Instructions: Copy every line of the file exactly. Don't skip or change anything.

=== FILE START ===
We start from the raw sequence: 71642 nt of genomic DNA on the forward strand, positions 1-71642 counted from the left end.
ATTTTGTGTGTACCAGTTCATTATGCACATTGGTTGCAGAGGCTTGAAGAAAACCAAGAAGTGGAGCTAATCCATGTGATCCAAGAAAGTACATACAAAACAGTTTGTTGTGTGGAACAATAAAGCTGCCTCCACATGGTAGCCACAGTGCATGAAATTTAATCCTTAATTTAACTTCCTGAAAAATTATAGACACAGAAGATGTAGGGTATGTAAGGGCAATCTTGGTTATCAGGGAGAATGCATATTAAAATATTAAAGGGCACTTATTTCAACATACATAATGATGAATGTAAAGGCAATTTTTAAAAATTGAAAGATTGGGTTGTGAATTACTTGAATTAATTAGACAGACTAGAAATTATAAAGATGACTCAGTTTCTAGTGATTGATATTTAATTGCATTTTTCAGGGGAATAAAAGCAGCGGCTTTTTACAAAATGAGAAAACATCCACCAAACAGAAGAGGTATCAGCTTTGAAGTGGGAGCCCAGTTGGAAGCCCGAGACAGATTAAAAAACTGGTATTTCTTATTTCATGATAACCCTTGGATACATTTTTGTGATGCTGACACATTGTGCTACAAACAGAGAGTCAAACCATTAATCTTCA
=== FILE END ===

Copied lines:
We start from the raw sequence: 71642 nt of genomic DNA on the forward strand, positions 1-71642 counted from the left end.
ATTTTGTGTGTACCAGTTCATTATGCACATTGGTTGCAGAGGCTTGAAGAAAACCAAGAAGTGGAGCTAATCCATGTGATCCAAGAAAGTACATACAAAACAGTTTGTTGTGTGGAACAATAAAGCTGCCTCCACATGGTAGCCACAGTGCATGAAATTTAATCCTTAATTTAACTTCCTGAAAAATTATAGACACAGAAGATGTAGGGTATGTAAGGGCAATCTTGGTTATCAGGGAGAATGCATATTAAAATATTAAAGGGCACTTATTTCAACATACATAATGATGAATGTAAAGGCAATTTTTAAAAATTGAAAGATTGGGTTGTGAATTACTTGAATTAATTAGACAGACTAGAAATTATAAAGATGACTCAGTTTCTAGTGATTGATATTTAATTGCATTTTTCAGGGGAATAAAAGCAGCGGCTTTTTACAAAATGAGAAAACATCCACCAAACAGAAGAGGTATCAGCTTTGAAGTGGGAGCCCAGTTGGAAGCCCGAGACAGATTAAAAAACTGGTATTTCTTATTTCATGATAACCCTTGGATACATTTTTGTGATGCTGACACATTGTGCTACAAACAGAGAGTCAAACCATTAATCTTCA